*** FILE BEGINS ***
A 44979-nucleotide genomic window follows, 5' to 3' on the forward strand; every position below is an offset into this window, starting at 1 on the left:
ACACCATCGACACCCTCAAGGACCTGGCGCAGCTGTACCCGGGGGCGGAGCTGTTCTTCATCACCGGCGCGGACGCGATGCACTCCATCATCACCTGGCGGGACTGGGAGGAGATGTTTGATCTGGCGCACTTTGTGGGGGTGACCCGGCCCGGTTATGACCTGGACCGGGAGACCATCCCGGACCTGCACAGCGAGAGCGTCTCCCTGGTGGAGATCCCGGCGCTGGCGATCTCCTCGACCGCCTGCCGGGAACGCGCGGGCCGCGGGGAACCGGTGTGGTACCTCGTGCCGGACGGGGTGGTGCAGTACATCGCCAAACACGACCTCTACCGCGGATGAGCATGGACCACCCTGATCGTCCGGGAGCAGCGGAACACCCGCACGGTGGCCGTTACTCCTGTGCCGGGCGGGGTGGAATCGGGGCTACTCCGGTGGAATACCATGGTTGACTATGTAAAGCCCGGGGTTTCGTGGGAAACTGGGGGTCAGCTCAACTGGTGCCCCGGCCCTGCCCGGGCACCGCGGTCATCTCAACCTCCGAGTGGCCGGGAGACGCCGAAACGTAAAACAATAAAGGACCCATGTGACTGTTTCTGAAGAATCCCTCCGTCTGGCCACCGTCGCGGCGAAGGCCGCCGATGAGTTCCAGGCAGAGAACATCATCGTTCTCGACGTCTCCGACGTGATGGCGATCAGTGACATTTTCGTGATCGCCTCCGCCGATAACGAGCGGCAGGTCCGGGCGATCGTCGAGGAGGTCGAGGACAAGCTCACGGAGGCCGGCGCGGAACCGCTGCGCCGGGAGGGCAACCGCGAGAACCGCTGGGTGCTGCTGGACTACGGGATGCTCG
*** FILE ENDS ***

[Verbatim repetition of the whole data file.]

A 44979-nucleotide genomic window follows, 5' to 3' on the forward strand; every position below is an offset into this window, starting at 1 on the left:
ACACCATCGACACCCTCAAGGACCTGGCGCAGCTGTACCCGGGGGCGGAGCTGTTCTTCATCACCGGCGCGGACGCGATGCACTCCATCATCACCTGGCGGGACTGGGAGGAGATGTTTGATCTGGCGCACTTTGTGGGGGTGACCCGGCCCGGTTATGACCTGGACCGGGAGACCATCCCGGACCTGCACAGCGAGAGCGTCTCCCTGGTGGAGATCCCGGCGCTGGCGATCTCCTCGACCGCCTGCCGGGAACGCGCGGGCCGCGGGGAACCGGTGTGGTACCTCGTGCCGGACGGGGTGGTGCAGTACATCGCCAAACACGACCTCTACCGCGGATGAGCATGGACCACCCTGATCGTCCGGGAGCAGCGGAACACCCGCACGGTGGCCGTTACTCCTGTGCCGGGCGGGGTGGAATCGGGGCTACTCCGGTGGAATACCATGGTTGACTATGTAAAGCCCGGGGTTTCGTGGGAAACTGGGGGTCAGCTCAACTGGTGCCCCGGCCCTGCCCGGGCACCGCGGTCATCTCAACCTCCGAGTGGCCGGGAGACGCCGAAACGTAAAACAATAAAGGACCCATGTGACTGTTTCTGAAGAATCCCTCCGTCTGGCCACCGTCGCGGCGAAGGCCGCCGATGAGTTCCAGGCAGAGAACATCATCGTTCTCGACGTCTCCGACGTGATGGCGATCAGTGACATTTTCGTGATCGCCTCCGCCGATAACGAGCGGCAGGTCCGGGCGATCGTCGAGGAGGTCGAGGACAAGCTCACGGAGGCCGGCGCGGAACCGCTGCGCCGGGAGGGCAACCGCGAGAACCGCTGGGTGCTGCTGGACTACGGGATGCTCG